Like Billy Corgan, Allen Epley bid his influential ’90s outfit farewell and assembled a lineup that only lasted for a single 2003 release. The erstwhile pumpkin smasher now records solo, but the former Shiner singer simply recruited a replacement rhythm section (ex-Stella Link drummer Chris Metcalf and Ring, Cicada bassist Eric Abert) and kept the Life and Times moniker intact. The group releases its debut full-length, Suburban Hymns, in early August, but it’s previewing most of the material Friday at the Grand Emporium. Fans might not be able to sing along with the new tunes, but the following primer can serve as a show program.
“My Last Hostage” Eerie guitar spirals and massive drums power this track, which culminates in a huge, wordless chorus. “I don’t need to sing over everything,” Epley explains. “The hook holds its own, and a line there would just be intrusive.” Late in the song, Epley sings I love you for the first time. “I never expected I’d be singing that, but it’s love turned into obsession and gone tragically wrong,” he says.
“A Chorus of Crickets” Epley originally wrote this falsetto-driven number with former Life and Times (and current String and Return) drummer Mike Myers. The song ends with a symphony of rubbed-together insect legs. On the album, a sound-effects disc provides the sample, but the demo-version cricking came from a “rogue cricket” in Epley’s basement that would make like Jiminy whenever Epley plugged in his guitar.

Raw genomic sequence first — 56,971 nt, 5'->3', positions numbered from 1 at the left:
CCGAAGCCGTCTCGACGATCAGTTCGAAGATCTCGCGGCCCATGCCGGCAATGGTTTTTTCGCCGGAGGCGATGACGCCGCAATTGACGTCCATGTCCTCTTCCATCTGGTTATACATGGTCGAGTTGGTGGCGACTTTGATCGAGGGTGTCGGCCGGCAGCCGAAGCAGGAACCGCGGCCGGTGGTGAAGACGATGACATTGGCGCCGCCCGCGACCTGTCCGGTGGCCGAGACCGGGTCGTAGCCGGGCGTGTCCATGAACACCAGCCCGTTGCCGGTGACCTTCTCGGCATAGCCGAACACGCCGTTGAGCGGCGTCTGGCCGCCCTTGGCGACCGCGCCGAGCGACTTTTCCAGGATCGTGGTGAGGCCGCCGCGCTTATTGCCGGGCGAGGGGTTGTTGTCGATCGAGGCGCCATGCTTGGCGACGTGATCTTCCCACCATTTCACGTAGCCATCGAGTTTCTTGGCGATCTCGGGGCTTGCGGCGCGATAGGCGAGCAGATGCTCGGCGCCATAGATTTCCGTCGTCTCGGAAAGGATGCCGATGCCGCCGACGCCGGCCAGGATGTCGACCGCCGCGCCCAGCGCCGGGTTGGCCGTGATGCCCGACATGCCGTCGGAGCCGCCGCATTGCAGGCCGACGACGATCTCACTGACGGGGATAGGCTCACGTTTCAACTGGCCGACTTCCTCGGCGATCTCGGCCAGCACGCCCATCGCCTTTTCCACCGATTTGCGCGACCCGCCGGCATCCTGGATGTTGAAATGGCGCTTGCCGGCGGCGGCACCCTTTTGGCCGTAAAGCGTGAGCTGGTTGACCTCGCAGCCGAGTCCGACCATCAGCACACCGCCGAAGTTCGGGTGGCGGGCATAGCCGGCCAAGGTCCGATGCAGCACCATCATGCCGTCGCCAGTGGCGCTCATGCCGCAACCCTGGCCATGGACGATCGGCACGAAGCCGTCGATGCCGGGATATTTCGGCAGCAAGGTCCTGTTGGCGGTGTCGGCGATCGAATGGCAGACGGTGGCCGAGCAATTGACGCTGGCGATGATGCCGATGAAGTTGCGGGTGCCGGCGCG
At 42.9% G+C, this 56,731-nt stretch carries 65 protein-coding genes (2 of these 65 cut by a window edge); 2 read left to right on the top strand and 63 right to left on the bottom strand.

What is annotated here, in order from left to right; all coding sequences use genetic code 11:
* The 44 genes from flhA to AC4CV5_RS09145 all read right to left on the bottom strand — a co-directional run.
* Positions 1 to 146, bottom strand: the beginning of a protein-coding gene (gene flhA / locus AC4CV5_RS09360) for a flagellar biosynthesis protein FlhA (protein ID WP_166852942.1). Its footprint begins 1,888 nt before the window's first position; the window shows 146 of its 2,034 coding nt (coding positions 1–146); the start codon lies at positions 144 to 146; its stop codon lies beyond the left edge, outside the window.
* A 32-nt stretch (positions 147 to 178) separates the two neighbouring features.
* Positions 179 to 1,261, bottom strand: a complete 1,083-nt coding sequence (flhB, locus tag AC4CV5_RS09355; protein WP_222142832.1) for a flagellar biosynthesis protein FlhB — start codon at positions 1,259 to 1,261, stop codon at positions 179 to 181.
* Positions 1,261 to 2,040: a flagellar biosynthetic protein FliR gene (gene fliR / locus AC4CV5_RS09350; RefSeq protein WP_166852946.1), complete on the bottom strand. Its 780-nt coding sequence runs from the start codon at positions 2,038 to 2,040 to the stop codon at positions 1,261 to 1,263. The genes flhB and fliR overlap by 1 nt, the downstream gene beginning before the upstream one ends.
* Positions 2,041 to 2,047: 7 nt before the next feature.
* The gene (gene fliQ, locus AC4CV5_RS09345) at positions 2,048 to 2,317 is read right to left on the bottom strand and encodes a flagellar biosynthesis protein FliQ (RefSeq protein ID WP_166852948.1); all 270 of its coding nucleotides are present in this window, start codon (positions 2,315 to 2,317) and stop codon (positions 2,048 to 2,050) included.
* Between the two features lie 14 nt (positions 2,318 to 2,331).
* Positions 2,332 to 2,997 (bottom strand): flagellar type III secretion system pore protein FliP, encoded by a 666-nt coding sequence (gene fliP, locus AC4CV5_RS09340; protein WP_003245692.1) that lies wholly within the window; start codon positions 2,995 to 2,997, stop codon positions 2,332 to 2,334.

“Skateland” This creepy, atmospheric composition bears little resemblance to the perky flashback soundtracks at roller rinks, but it still consciously recalls the ’80s. “We went back to our favorite records, the things that inspired us,” Epley says. “This rhythm reminds me of old U2, like a bass line from War. And the way we use piano is like on the old R.E.M. albums. It expands what we’re doing in the studio, but you won’t be missing it live.”
“Thrill Ride” With its dungeon-door-knock drums and minimalist guitars, “Thrill Ride” doesn’t deliver what its title promises. Similarly, the moody “Muscle Cars” bears no resemblance to hot-rod rockabilly. “The titles were ironic when you break it down, a little wink and some dark humor,” Epley says.
“Running Red Lights” After three minutes of propulsive percussion and assertive riffs, this song comes to a rolling stop, ending on a fade. Says Epley, “Fuck an ending.”